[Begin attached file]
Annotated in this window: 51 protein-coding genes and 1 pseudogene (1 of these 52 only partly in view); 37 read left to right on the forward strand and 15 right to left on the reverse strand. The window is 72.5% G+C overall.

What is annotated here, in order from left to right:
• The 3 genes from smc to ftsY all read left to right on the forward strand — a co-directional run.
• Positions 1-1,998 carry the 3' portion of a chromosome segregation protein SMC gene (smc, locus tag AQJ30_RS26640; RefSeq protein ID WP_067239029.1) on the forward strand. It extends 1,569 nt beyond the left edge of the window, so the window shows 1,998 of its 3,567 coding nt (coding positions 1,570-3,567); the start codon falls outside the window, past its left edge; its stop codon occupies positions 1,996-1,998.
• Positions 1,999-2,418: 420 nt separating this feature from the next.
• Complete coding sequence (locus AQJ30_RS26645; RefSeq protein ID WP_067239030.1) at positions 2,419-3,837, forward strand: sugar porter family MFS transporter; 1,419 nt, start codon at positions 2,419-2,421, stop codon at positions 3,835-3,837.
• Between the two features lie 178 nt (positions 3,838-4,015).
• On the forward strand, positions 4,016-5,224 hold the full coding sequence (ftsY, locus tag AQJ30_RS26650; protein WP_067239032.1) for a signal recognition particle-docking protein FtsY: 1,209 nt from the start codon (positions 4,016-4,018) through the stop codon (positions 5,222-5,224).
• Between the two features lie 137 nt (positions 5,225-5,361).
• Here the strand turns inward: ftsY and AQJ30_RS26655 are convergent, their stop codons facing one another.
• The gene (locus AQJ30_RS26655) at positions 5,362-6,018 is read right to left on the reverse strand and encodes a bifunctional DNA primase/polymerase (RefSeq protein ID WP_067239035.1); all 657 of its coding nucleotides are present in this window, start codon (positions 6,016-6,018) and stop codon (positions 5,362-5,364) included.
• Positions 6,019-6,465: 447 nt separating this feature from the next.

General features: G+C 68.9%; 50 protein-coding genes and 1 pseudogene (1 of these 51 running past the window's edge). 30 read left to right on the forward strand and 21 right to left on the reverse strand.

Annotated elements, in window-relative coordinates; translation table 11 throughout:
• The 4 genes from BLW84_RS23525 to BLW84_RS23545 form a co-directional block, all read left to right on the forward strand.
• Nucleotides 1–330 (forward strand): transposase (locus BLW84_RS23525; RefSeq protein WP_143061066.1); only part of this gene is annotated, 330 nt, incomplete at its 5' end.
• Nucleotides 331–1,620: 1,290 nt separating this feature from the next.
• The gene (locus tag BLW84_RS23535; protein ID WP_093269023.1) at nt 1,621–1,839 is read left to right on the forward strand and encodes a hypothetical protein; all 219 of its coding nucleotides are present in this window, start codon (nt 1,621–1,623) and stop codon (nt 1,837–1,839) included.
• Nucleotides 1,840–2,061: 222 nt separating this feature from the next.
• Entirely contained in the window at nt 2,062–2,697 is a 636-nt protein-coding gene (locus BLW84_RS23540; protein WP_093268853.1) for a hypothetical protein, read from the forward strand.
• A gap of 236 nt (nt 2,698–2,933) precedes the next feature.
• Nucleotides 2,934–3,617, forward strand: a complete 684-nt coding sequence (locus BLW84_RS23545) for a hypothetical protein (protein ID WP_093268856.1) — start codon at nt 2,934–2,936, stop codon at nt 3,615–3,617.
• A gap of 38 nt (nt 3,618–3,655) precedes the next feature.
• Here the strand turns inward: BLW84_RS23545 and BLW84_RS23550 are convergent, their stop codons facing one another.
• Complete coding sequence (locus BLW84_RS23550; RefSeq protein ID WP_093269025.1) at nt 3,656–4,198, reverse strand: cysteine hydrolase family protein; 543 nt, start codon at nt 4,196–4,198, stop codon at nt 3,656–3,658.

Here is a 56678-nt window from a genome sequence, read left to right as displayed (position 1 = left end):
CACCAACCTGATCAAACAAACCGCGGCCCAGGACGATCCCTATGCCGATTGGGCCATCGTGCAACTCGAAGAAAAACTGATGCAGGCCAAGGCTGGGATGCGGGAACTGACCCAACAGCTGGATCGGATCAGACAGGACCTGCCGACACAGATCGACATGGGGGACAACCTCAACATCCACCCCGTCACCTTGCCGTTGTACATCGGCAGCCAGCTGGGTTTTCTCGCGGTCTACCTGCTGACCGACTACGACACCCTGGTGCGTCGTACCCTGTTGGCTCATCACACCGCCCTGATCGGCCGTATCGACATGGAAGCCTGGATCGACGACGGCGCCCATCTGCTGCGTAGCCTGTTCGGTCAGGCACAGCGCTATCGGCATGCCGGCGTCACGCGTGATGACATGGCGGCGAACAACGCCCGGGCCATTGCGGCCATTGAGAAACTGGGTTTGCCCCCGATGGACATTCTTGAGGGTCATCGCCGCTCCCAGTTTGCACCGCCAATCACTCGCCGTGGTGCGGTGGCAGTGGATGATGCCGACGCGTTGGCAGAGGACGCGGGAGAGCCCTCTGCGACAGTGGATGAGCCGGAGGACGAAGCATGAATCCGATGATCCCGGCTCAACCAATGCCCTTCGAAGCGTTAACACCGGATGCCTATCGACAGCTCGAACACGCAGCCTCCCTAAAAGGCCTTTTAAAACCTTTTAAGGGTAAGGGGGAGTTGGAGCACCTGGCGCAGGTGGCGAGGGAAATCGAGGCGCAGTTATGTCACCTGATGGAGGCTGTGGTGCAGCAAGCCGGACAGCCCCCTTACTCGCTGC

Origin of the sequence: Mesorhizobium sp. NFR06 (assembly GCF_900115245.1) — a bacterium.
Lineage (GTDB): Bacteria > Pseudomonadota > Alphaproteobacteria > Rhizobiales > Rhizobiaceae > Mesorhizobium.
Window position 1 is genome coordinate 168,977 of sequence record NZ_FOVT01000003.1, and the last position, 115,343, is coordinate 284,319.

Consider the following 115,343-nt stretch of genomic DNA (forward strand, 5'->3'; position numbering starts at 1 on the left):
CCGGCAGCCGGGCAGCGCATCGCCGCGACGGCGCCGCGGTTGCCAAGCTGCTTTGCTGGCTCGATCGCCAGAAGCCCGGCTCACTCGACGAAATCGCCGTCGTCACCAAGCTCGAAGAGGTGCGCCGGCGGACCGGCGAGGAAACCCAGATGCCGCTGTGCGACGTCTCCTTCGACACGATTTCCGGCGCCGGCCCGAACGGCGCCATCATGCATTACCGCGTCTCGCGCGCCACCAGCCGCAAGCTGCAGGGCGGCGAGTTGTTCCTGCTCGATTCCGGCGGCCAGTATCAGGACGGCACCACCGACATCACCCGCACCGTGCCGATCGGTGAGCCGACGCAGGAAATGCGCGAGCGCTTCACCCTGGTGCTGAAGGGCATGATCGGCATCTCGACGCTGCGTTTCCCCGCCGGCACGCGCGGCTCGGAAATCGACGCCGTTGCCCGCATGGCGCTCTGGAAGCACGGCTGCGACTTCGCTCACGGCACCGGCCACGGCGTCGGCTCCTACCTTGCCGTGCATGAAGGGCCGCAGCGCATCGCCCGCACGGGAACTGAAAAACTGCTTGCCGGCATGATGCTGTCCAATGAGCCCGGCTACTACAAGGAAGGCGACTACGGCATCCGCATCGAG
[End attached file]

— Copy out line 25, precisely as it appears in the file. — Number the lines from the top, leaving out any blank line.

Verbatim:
• Complete coding sequence (locus BLW84_RS23550; RefSeq protein ID WP_093269025.1) at nt 3,656–4,198, reverse strand: cysteine hydrolase family protein; 543 nt, start codon at nt 4,196–4,198, stop codon at nt 3,656–3,658.